Image
Code

DataViz Meetup HH: KP Brehmer

jasminskoenig

Last edited Jun 04, 2024
Created on Jun 04, 2024
Forked from Circles with D3

Recreating KP Brehmer's 'Korrektur der Nationalfarben'

Today, we are recreating one of KP Brehmer's most well-kown pieces: 'Korrektur der Nationalfarben'. KP Brehmer was an artist based in Hamburg, who - for a time - created a lot of creative data visualizations to show how easy it is to make statements and lie with data (to learn more, check out this book.

In the piece we recreate today, he adapted the German national flag to represent the share of wealth of different classes. We actually do not know whether he used real or made up data back then but we will create the same visual with up-to-date data for Germany in 2023.

Setting Up the Environment

We start with the index.js. This is where our code will live. Further, we need a package.json that defines D3 as a dependency (copied from Curran - if you want to learn more about the vizhub specifics for this also check out his project).

Now that D3 is defined as a dependency, we can import it in our main script.

Selecting with D3

When we work with D3, our output is html. Html is structured in a DOM (Document Object Model). To create a graph, we need to create an svg in the DOM. And we want to be able to update this svg whenever necessary.

This is where select comes in! We start by importing the function from D3.

import { select } from 'd3';

Now, we can select all svgs in our container. The first time we do this, the DOM element is created. From then on it's only updated.

export const main = (container) => {
  const svg = select(container) // select within container
    .selectAll('svg') // select svg
    .data([null])
    .join('svg');
};

Defining the size

We define the size of our chart by setting the dimension of our SVG element. Whenever we want to define an aspect of an html element through D3, we do this through the attr method. We first define that width and height have the same size as our container. We then add width and height to our D3 element, as well as a background color. If you'd like to see where our svg is, feel free to change the color from white to black.

const width = container.clientWidth;
const height = container.clientHeight;

svg
  .attr('width', width)
  .attr('height', height)
  .style('background', '#F0FFF4');

Explanation from Curran: We can use container.clientWidth and container.clientHeight to measure the container DOM element at page load time. This works because of an assumption that the parent DOM element has a defined width and height.

Data

Next up, is creating our data. We want to visualize the German flag and each color represents how much parts of society own. The upper class will be yellow, the middle class red, and the middle class black.

We define class, percentage for the width of the color and the fill color.

const data = [
  { class: 'middle', percentage: 36.44, fill: '#000A04' },
  { class: 'lower', percentage: 2.31, fill: '#DB2A40' },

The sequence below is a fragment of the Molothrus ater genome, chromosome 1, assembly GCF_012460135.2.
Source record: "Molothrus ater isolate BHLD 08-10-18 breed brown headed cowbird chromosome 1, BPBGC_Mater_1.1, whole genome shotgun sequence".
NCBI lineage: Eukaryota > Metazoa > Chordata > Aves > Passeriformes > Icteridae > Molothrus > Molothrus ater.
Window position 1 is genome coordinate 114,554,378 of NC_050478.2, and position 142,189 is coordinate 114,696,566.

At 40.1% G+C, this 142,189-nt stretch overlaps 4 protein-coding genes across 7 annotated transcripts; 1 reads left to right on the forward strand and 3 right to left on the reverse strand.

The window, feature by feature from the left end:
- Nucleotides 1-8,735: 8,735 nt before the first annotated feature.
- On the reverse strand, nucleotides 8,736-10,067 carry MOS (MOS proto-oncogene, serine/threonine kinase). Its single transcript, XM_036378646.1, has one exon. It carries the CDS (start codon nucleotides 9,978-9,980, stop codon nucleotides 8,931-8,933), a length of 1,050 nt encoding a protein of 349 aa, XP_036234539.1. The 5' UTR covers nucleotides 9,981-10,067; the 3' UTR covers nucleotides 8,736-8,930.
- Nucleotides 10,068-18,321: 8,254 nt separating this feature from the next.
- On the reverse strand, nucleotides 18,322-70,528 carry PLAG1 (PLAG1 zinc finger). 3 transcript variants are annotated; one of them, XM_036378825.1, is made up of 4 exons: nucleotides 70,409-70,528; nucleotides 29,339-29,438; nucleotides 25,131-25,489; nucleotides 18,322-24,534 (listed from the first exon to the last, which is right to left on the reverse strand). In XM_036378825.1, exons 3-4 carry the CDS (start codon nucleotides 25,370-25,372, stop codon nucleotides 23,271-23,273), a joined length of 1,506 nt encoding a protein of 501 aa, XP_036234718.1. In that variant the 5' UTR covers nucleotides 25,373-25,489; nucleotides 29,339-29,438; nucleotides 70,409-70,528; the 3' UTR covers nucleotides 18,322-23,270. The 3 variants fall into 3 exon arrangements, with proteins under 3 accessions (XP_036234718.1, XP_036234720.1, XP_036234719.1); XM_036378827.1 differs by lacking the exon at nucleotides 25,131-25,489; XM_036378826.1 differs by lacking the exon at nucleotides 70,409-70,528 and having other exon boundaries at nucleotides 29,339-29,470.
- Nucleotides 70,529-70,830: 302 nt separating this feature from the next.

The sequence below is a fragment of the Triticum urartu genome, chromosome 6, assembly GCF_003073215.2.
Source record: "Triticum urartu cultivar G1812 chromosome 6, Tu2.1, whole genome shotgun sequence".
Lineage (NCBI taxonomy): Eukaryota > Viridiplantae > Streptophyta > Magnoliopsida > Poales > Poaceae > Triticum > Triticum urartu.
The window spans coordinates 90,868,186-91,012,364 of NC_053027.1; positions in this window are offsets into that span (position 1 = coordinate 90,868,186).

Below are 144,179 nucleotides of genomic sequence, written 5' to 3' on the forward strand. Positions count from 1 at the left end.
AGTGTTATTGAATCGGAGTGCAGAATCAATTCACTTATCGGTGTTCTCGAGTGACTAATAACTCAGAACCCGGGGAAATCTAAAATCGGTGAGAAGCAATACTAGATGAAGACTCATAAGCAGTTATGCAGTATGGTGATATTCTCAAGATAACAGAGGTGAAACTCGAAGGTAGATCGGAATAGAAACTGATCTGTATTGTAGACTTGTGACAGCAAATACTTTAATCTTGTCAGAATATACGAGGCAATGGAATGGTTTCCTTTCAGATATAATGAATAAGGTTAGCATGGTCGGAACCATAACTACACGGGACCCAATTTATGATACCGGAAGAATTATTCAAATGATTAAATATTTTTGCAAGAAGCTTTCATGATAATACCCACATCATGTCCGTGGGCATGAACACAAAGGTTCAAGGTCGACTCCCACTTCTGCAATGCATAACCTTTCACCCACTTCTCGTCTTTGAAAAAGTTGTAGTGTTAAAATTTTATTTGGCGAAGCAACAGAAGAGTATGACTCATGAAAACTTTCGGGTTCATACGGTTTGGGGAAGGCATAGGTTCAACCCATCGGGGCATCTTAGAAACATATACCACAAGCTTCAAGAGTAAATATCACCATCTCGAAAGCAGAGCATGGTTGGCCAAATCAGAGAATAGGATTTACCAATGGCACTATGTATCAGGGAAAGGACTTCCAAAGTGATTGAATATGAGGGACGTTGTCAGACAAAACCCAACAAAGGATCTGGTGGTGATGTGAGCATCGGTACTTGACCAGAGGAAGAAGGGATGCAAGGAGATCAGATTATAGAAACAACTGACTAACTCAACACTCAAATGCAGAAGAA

{ class: 'upper', percentage: 61.25, fill: '#E4AF37' },
];

I've ordered the colors in the order they should appear, not by class. This will make it easier for us later on, since D3 will step through each observation and add a rectangle for it. If you import your data, you might have to re-order it before binding to the chart.

Drawing the Flag

The different parts of our flag are rectangles. So we want to select html rectangles through D3. We want to do this within the svg which is the parent to our rectangles. We do this with selectAll('rect').

We bind the data and for each observation in our data, we add a rectangle. We do this with the join method.

Setting attributes in rectangles is a little tricky. We need x, y, height, and width.

We only have one rectangle per line. So our rectangles should all go from 0 (top) to the full height (bottom) of the svg.

The width is a little more difficult. We have three rectangles which should each start where the last one ends. To adapt the width of each rectangle to the width of our svg, we first convert our percentage to a decimal (60% -> 0.6). We then calculate the width of our svg*0.6 to adapt the rectangles size to the correct share of the svg. This is the width of our rectangle.

To start the rectangle at the correct point, we need to use the sum of the shares of the rectangles left to the current one. To do this, we want to update currentHeight every time we'ves added a rectangle. We need to initialize this value before moving on to adding the rectangles.

let cumulativeWidth = 0;

In the beginning cumulativeWidth is 0. We use cumulativeWidth as the x position of each rectangle. AFTER having done that (const y = cumulativeWidth), we add the width of the current rectangle to cumulativeWidth.

Last, but not least, we add the fill color as stroke and fill.

svg
  .selectAll('rect')
  .data(data)
  .join('rect')
  .attr('y', 0)
  .attr('height', height)
  .attr(
    'width',
    (d) => (d.percentage / 100) * container.clientWidth,
  )
  .attr('x', (d, i) => {
    const y = cumulativeWidth;
    cumulativeWidth += (d.percentage / 100) * height;
    return y;
  })
  .attr('fill', (d) => d.fill)
  .attr('stroke', (d) => d.fill);

We've recreated KP Brehmer's flag - YAY!

MIT Licensed